Re-factoring ModExec Day 2

Today I got tests done, and I kinda abandoned for exception handling. I switched over to using Try::Tiny since it looks like there are known issues with in more modern frameworks like Moose. I’m going to try to avoid using ##no critic as much as I can, but I had to use it twice in my ModExec::Exception class since I wanted to include the sugar functions from Try::Tiny, and since I want to use die() in my throws to keep the object intact.

Here’s tonight’s changeset:

Next up is the base class, ModExec, itself.

Exceptions in Perl, Then and Now

In re-factoring ModExec, I have started with the exceptions. I’m debating how I used to do them. When I first started I used Error qw/:try/ and Error::Simple for exceptions. I still think I will, it looks like it’s still being well-maintained by Shlomi Fish (see here).

I think that the piece I will bite off first is to get some test coverage around my exceptions and add documentation. They’re not much more than what you get with Error::Simple, but there’s some stuff in there for stack dumps and things like that.

Goals for this first pass are:

  1. Pass a `perlcritic -3` for all exception code
  2. Add POD for all exception code
  3. Add a test for at least some of the methods (more tests will be added later)

Before and After

Here are some GitHub links:

Re-factoring Your Old Projects

Once upon a time I maintained a very small, lightweight framework to allow for Perl interfaces to be integrated with directly from client-side JavaScript. I called this framework ModExec. This framework took into account the various security implications which I’m sure are already sounding the klaxons in your brain. I even managed to get this framework into a state where I was proud enough to present it to the Perl Special Interest Group in Lisle, IL in 2006. Man, those were the days… and that was 7 years ago. Continue reading Re-factoring Your Old Projects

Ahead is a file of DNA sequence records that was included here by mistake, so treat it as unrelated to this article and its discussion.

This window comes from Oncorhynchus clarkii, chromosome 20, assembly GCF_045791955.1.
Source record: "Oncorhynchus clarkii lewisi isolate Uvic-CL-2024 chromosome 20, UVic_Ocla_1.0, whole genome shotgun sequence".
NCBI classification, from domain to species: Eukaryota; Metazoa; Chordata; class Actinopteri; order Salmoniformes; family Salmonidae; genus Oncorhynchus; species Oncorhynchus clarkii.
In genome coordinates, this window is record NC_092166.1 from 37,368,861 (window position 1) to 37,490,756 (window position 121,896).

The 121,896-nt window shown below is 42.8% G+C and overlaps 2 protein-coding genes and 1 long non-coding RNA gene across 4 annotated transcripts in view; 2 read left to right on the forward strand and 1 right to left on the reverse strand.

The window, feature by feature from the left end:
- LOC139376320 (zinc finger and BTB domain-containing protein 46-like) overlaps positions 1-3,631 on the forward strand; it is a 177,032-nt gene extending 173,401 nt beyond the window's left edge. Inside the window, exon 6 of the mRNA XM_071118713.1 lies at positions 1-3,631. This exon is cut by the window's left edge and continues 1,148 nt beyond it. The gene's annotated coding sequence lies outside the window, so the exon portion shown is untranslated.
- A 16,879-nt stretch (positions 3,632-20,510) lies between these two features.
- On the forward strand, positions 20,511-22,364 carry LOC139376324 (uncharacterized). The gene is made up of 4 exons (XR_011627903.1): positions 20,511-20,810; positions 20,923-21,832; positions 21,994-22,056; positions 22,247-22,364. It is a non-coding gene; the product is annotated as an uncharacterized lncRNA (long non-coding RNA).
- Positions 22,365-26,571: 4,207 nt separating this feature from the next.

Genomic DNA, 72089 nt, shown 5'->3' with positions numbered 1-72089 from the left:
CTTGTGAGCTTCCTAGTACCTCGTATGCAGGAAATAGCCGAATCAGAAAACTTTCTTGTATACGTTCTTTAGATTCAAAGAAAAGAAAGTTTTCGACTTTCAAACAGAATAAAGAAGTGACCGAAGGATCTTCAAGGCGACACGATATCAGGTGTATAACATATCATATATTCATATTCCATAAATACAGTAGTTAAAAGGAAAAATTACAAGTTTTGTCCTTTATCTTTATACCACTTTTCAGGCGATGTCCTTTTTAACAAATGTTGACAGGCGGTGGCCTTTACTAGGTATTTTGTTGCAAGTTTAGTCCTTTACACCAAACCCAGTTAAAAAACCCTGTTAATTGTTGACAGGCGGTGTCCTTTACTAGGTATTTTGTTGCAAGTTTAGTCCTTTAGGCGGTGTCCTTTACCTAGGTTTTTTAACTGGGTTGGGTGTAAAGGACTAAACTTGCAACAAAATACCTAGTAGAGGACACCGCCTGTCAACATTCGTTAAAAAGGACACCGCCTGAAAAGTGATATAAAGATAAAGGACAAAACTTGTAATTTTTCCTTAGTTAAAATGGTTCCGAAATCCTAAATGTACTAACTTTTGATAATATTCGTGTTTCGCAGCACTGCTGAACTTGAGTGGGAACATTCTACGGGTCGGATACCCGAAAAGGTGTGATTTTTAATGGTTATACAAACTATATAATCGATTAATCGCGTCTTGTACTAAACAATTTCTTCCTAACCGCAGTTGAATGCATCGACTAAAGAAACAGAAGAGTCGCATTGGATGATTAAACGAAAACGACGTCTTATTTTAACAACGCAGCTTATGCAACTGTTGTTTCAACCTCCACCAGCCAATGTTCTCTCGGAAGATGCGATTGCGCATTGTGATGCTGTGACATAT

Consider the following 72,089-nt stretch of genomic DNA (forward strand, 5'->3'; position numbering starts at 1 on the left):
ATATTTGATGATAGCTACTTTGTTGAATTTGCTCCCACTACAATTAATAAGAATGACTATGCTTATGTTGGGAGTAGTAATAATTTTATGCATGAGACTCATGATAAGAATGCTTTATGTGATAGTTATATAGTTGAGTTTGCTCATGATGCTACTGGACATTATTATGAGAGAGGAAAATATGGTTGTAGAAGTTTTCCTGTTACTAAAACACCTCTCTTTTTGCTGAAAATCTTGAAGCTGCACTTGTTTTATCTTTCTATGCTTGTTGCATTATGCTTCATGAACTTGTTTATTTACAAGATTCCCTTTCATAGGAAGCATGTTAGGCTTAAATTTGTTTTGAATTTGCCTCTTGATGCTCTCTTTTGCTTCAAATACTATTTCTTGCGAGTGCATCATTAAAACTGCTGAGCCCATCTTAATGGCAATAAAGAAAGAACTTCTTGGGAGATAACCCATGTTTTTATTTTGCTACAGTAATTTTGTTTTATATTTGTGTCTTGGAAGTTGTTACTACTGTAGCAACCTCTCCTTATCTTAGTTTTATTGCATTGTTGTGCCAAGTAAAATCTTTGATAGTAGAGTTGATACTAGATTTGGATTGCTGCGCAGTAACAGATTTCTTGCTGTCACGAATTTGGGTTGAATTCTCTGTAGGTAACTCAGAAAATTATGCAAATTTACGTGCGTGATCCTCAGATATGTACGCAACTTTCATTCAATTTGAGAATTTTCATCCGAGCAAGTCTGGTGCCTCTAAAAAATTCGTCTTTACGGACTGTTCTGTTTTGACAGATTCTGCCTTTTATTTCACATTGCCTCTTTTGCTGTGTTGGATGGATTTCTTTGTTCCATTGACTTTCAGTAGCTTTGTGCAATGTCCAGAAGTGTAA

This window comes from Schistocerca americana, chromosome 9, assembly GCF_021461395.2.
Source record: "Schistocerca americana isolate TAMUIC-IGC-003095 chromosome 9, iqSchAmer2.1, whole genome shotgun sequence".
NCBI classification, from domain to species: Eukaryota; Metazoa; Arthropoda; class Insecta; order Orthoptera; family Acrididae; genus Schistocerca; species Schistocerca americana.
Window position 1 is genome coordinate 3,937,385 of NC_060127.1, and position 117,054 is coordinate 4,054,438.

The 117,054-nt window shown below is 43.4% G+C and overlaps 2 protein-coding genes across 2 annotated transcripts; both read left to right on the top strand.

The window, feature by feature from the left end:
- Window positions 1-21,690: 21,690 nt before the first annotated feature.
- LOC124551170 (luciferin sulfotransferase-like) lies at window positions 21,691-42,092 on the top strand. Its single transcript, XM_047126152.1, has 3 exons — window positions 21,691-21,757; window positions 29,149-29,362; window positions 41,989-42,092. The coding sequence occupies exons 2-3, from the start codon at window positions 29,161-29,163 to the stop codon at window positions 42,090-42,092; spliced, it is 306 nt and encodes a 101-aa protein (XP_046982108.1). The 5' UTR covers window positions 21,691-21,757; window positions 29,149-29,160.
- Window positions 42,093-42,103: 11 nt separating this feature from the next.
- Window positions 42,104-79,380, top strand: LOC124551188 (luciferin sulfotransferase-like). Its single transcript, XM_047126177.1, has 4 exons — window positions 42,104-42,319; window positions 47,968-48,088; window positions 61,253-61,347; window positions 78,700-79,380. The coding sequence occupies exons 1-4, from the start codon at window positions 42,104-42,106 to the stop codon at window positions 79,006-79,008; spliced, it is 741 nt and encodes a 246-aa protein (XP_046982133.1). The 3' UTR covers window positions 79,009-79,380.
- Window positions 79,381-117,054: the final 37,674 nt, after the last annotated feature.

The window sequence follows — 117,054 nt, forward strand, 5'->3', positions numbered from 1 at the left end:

Gist of the Day: Named Capture in Perl Regular Expressions (Briefly)

One of the largest critiques I see about regular expressions is that they lack readability. Well, in Perl 5.10 named capture was added ( which I think adds an awful lot of readability to Perl regular expressions. Continue reading Gist of the Day: Named Capture in Perl Regular Expressions (Briefly)

Gist of the Day: Playing with Forks

Parallel processing is all the rage these days, and life has me at a point where I’m needing to use it. I am having to minimize dependencies in the task at hand, so I’m having to forego my usual CPAN modules and use basic system calls. It’s not terribly complicated, but just to refresh myself on the basics I went ahead and whipped up a quick demo that I thought others might find useful. This is a very simple demonstration of how to use fork() and wait(). Continue reading Gist of the Day: Playing with Forks